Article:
From a BCPS student, Hannah Milan
Miniature zombies drool over screens, headphones blocking out everything but their virtual world. This isn’t some horror scene; it’s a first grade class at Carroll Manor Elementary, where I intern. Rather than the student-teacher contact experience I’d expected, I’ve learned to babysit technology-addicted beasts. Because of my involvement in the new tech-based classroom sweeping through the county, I’ve developed a loathing for the system.
I’d approximate that 60 percent of class time is spent on laptops installed at the start of the year. Most of this overwhelming proportion is devoted to Dreambox, a Common Core aligned mathematical adapting program which individualizes the learning experience and allows teachers to monitor their students’ progress. It resembles a game so students are “excited to learn,” but the data from my students shows they’re becoming more distracted and, as a result, taking longer to learn.
Not only does increased screen time cause an extreme lack of focus, it also inhibits social intelligence. A UCLA study found that fifth graders who went without screen time for one week were significantly better at reading human emotions than those who had regular access to screens. In elementary school, developing social learning skills is key to growing a successful student. When screen time increases, face-to-face time decreases.
On their website, BCPS argues that technology improves student growth and enhances the learning experience. I’d disagree with this nine times out of 10. Although these students are able to operate programs, they’re losing touch with their surrounding environment. This screen time seeps into their breaks as well. A quick game of “Simon Says” to regain focus turns into watching a funny video.
We’ve forfeited hard work for convenience. Instead of making progress, we’re going backwards. There’s a clear lack of focus more extreme than I’ve ever witnessed. Even writing their names on papers can take five minutes. Six-year-olds are going to have a hard time sitting still during class, but the inattention I’ve observed is alarming. In the future, these kids won’t get YouTube “brain breaks.”
They’ll have to sit in lectures quietly while professors instruct. Given the current state of education, these students won’t be able to satisfy this expectation.
If we’re to improve education, spending billions on laptops isn’t the way to do it. Money should go towards hiring teachers who can prepare and inspire students. Money should be spent on giving students hands-on, realistic experiences that prime them for the future.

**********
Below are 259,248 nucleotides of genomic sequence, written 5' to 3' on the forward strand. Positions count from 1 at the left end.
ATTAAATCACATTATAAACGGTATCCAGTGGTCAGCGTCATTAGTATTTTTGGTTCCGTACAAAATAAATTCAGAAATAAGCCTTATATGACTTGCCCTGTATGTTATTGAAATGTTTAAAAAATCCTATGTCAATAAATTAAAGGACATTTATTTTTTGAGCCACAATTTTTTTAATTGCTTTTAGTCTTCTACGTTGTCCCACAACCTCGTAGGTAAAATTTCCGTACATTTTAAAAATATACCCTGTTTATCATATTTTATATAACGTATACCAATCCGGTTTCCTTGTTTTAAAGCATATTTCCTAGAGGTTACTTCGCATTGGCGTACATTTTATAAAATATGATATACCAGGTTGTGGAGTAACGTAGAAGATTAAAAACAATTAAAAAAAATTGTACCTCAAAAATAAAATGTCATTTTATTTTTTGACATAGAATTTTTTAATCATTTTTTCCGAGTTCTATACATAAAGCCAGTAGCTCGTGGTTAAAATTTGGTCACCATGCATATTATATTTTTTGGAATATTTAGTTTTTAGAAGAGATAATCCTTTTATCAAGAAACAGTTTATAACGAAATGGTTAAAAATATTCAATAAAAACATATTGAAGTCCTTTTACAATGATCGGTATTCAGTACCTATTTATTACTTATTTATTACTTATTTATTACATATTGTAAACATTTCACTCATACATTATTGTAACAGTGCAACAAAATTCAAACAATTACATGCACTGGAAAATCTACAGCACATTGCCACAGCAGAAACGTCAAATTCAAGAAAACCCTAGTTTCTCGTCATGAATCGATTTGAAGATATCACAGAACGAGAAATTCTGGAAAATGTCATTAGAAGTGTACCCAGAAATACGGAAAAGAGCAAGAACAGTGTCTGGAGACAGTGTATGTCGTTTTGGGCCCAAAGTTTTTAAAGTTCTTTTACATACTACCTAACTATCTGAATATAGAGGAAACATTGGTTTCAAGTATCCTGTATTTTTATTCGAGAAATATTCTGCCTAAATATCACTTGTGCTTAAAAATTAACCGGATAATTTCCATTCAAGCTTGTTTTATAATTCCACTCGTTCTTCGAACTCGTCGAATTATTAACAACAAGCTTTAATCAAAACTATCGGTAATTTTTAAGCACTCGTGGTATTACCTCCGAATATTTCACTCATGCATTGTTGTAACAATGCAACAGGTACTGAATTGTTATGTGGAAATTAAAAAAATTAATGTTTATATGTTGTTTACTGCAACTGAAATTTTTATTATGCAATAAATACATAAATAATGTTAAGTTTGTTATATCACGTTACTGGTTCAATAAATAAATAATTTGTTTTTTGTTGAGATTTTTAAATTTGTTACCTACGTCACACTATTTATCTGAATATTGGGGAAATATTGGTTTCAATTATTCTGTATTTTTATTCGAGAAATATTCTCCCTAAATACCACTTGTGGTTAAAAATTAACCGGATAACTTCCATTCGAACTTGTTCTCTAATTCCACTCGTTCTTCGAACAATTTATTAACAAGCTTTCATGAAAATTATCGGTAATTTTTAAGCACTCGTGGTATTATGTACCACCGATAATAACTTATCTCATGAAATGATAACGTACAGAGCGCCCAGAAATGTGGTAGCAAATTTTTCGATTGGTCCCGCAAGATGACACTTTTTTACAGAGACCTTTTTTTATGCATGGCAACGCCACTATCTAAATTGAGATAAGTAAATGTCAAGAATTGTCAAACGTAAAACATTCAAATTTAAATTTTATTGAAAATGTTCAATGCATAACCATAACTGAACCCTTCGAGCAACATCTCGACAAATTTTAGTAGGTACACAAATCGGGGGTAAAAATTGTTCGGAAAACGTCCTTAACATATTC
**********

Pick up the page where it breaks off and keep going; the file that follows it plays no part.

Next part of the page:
And another student commentary with some comic relief: Stephanie Rountree, Truths: A Modest Tech-posal
Here are concerns from BCPS teachers. In bold are comments we heard more than once.
This is the most common concern among teachers:
“It cannot get back to me, or I will get retaliation. That is the biggest issue teachers face when we speak out. Teachers in BCPS are afraid to speak out.”
And here is an Op-Ed in the Baltimore Sun from a teacher who clearly fears retribution. The opening of the Op Ed: “I’m going to get fired. It’s not a matter of if, but when.” I used to say this to my students for laughs, but it’s not so funny anymore. Since August, three teachers at my school have been removed. While I trust my employer is legally prudent, tensions are high.”
With this in mind, there are some details changed below so nothing is identifiable.
Some facts about the perils and aftermath of going digital:
- I used to work at a school that serviced, helped and guided disadvantaged kids, especially the ones in foster care…It was CLOSED by the superintendent in order to pay for devices. Kids whom we used to be a voice for are now voiceless and lost in the system.
- I work at a very overcrowded Title I Elementary School in BCPS and the county “alleviates” overcrowding by installing trailers with NO bathrooms or running water. (We are up to 10 trailers). What is the allowed ratio for student to facilities? Maybe we can come up with one that is directly related to the smell oozing out of the existing bathrooms–constantly.
- The county does NOTHING to alleviate and/or ADDRESS overcrowding issues and its effects at not only our school, but many others in disadvantaged communities, probably because parents don’t complain…They are mostly blue collar, busy, single parent, hardworking.
- Class sizes are enormous. Teachers are overwhelmed and asked to do so much with such LITTLE time.
- Students that have IEPs and/or need ESOL services are meeting with teachers in closets and bookrooms.
- Our superintendent seems to spend most of his time at the “good” schools, and not enough time at the most disadvantaged ones–the ones that are overcrowded and more in need of teachers and classrooms; not devices. Some schools need a lot of help to prosper.I believe in a well-balanced approach to the integration of technology in our classrooms; as we know that technology skills are necessary and applicable. (I know, I am a technology teacher as well). Kids respond, and sometimes are definitely more engaged when they use technology. However, if the efforts of integrating technology becomes more of a priority than reducing class sizes and addressing the effects of an overcrowded school, well then, we have a BIG problem. The disconnect here is obvious, disturbing and undermines teachers’ efforts.